[Three hours later, down the road, lying in wait, are the Evil League of Evil. Tom Kratman tirelessly watches the road, awaiting the dog catcher truck.  John “Dr. O. No” Ringo, now that the sun is down, furiously taps away on his laptop, cranking out a rough draft of a 15-book series on an alien invasion. Larry Correia, the International Lord of Hate, is fisking the entire back catalog of The Guardian. The Cuddly Skeletor, Brad Torgersen, clutches the flamethrower on loan from Larry, looking like a kid waiting for Christmas morning.]

[LC looks up]  I’m running out of Guardian articles.  Are they coming or not?

[TK growls, frustrated]  I don’t see them sir!  We still have the Claymore mines ready and waiting to blow them straight to Hell at the first sign!  Assuming the land mines in the road don’t get them first! Or the three backup snipers!

[LC]  Geez, Tom, are you sure that we’ll even need to fire a shot, assuming they ever get here?

[TK] Better to be prepared than not, sir!

[LC sighs, closes the laptop, and stands up, taking care not to hit the flagpole above him]  Okay, everyone, we’re packing up. Brad, sorry, no flamethrower for you tonight.

[Brad, frustrated that he never got to use his flame thrower on the self-destructed anti-Puppies, fires it off into space.  The massive fireball makes it way to low orbit.  It impacts and explodes against a low-flying alien spacecraft, a scout for the incoming armada.  The armada, thinking their surprise has been ruined, turn around and retreat. The wounded ship hurtles in an uncontrolled descent, slamming right into Tor’s officers, taking out the entire suite of offices, and a few cockroaches — including an intern named Joe Buckley, but no one noticed one way or another, since interns are all disposable anyway. But Joe died happy. He FINALLY got to see an exploding space ship!]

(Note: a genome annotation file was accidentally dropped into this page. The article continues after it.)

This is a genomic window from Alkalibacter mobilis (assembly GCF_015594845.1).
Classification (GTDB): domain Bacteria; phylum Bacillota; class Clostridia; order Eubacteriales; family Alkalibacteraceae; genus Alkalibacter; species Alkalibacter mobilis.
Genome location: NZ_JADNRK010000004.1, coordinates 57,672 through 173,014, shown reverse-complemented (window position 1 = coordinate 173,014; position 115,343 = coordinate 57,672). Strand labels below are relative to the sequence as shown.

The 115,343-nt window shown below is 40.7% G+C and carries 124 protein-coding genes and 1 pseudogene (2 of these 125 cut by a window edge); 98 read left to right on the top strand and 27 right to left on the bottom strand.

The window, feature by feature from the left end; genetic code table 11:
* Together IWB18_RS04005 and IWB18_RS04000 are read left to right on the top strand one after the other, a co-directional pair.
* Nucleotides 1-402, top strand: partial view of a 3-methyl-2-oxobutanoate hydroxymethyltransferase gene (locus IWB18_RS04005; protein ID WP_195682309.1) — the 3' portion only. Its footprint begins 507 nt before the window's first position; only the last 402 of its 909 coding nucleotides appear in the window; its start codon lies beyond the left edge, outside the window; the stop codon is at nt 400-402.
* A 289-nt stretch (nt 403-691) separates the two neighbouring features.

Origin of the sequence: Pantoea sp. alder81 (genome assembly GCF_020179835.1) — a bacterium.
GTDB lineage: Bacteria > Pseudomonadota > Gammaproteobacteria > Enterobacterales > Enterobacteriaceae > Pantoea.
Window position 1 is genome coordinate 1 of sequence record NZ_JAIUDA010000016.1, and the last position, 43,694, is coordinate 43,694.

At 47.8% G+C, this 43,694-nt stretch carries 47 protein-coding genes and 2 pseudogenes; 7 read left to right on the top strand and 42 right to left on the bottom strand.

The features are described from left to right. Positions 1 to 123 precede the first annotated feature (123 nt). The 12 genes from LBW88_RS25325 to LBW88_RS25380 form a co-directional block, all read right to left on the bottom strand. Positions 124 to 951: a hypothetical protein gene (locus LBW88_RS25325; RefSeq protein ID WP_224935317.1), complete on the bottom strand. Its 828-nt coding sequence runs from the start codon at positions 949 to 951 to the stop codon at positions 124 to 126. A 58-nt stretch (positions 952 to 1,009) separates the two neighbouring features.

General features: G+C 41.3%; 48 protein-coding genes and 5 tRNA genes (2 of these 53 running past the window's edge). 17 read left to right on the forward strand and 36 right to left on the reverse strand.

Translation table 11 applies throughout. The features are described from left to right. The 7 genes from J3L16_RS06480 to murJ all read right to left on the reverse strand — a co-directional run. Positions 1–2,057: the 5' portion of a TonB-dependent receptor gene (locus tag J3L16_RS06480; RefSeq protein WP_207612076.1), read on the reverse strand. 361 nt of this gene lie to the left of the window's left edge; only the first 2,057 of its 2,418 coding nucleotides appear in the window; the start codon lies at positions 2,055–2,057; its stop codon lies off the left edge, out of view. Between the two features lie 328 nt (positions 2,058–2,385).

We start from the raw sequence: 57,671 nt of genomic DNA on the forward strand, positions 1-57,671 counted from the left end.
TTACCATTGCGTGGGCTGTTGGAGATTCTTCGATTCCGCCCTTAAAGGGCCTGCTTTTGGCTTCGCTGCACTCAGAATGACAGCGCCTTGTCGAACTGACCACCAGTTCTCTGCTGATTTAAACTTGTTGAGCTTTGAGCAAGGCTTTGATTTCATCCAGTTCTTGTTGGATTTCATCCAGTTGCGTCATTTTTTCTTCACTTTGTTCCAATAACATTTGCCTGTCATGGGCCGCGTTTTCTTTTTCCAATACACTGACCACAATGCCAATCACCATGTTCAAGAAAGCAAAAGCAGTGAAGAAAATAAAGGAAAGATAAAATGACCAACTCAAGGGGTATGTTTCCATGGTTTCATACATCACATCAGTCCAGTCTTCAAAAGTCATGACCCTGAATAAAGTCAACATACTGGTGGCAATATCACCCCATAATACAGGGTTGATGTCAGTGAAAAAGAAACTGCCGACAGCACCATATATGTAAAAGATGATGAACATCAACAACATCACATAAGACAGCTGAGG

Dcarson on Steve Jackson Games Board & Dice Forum

“Mars Attacks (Worldcon)” – May 24

Played Mars Attacks this weekend at Balticon. We noticed that the cities showing were all ones we had been to a Worldcon in. So for the next game we sorted through the city deck and if we allowed San Diego as the site of a Nasfic we had 16 city and monument cards. So a 4 player game of Mars Attacks the Worldcon.



501 thoughts on “Disney’s “101 Nominations” 5/25

  1. >> The year I was born, the Hugo nominees for best novel were The Wanderer, The Whole Man, Davy, and The Planet Buyer.>>

    Hmm. I hadn’t thought of doing a read-through of all the Hugo nominees of my birth year. That could be a fun way to get in touch with what was going on in an earlier era.

    Of course, back when I was born (1960), there were all of two categories for prose fiction,* Novel and Short Fiction. And I’ve read at least three of the ten nominations already.

    But hey:

    Starship Troopers (alt: Starship Soldier) by Robert A. Heinlein [F&SF Oct,Nov 1959; Putnam, 1959]
    Dorsai! (alt: The Genetic General) by Gordon R. Dickson [Astounding May,Jun,Jul 1959]
    The Pirates of Ersatz (alt: The Pirates of Zan) by Murray Leinster [Astounding Feb,Mar,Apr 1959]
    That Sweet Little Old Lady (alt: Brain Twister) by Mark Phillips (aka: Randall Garrett and Laurence M. Janifer) [Astounding Sep,Oct 1959]
    The Sirens of Titan by Kurt Vonnegut, Jr. [Dell, 1959]

    “Flowers for Algernon” by Daniel Keyes [F&SF Apr 1959]
    “The Alley Man” by Philip José Farmer [F&SF Jun 1959]